The German welfare state system

With special reference to the old-age pension system

Authored by: Karl Hinrichs

The Routledge International Handbook to Welfare State Systems

Print publication date:  January  2017
Online publication date:  January  2017

Print ISBN: 9781472449306
eBook ISBN: 9781315613758
Adobe ISBN: 9781317041085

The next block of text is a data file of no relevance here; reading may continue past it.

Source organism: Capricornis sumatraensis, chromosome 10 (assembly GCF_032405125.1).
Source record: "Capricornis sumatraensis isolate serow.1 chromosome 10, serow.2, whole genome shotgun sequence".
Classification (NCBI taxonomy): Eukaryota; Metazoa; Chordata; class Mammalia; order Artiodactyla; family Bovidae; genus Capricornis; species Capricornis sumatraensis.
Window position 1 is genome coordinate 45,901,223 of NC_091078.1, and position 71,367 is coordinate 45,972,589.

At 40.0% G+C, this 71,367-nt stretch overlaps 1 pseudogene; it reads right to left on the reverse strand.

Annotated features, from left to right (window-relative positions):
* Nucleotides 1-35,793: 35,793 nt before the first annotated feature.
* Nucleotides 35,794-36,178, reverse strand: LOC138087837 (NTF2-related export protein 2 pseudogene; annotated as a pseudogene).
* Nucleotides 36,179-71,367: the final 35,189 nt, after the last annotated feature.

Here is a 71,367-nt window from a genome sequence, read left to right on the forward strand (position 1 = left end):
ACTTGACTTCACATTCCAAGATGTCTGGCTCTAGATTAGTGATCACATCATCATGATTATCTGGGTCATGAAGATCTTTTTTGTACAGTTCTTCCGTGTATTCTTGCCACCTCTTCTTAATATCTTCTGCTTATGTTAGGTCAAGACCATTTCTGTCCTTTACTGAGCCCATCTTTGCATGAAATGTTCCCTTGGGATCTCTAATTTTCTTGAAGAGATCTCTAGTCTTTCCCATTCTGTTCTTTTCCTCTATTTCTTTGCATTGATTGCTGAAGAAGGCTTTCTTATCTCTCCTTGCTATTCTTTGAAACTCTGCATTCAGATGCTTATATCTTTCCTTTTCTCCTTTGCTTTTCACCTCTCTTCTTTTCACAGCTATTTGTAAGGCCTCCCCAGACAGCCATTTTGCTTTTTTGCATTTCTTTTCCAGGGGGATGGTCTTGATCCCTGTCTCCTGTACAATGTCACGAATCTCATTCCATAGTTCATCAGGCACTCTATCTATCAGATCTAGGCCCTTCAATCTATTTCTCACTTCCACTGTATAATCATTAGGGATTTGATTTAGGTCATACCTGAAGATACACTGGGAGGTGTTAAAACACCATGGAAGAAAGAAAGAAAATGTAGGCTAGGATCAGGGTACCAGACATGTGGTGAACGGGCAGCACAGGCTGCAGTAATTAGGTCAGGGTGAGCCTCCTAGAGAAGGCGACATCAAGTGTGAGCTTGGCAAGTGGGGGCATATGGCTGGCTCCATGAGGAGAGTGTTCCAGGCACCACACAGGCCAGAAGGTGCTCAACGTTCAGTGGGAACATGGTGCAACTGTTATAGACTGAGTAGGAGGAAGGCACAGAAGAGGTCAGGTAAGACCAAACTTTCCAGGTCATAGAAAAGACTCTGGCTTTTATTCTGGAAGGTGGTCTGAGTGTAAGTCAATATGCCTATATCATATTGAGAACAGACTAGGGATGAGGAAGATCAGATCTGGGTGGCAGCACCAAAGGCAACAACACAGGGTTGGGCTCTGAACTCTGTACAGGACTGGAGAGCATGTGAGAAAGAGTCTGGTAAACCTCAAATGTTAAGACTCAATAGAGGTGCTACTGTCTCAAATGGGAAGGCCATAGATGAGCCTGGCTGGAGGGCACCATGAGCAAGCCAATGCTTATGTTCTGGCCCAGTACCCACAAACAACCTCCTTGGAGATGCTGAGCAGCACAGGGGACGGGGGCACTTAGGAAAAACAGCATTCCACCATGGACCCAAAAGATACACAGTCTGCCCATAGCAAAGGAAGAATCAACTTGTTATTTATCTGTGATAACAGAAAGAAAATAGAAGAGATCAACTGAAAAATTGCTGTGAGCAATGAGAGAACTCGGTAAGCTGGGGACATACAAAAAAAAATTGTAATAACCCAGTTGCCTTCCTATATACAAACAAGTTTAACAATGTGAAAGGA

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Germany has been the pioneer nation in establishing social insurances as a variant of modern social policy. Otto von Bismarck is usually credited with this achievement because legislation on three social insurance schemes occurred between 1883 and 1889 when he was chancellor of the German empire. These schemes protected (industrial) workers against the risks of sickness, work accidents and disability/old age. Very soon, the institutional innovations in Germany became a source of transnational learning. They inspired policy makers to develop alternative solutions to mounting social problems mainly caused by industrialization and the broadening of wage labor (e.g. in Denmark and the UK). A number of European countries (first Austria and Belgium), however, largely followed the German exemplar and formed a cluster of Bismarckian welfare states (Palier, 2010).

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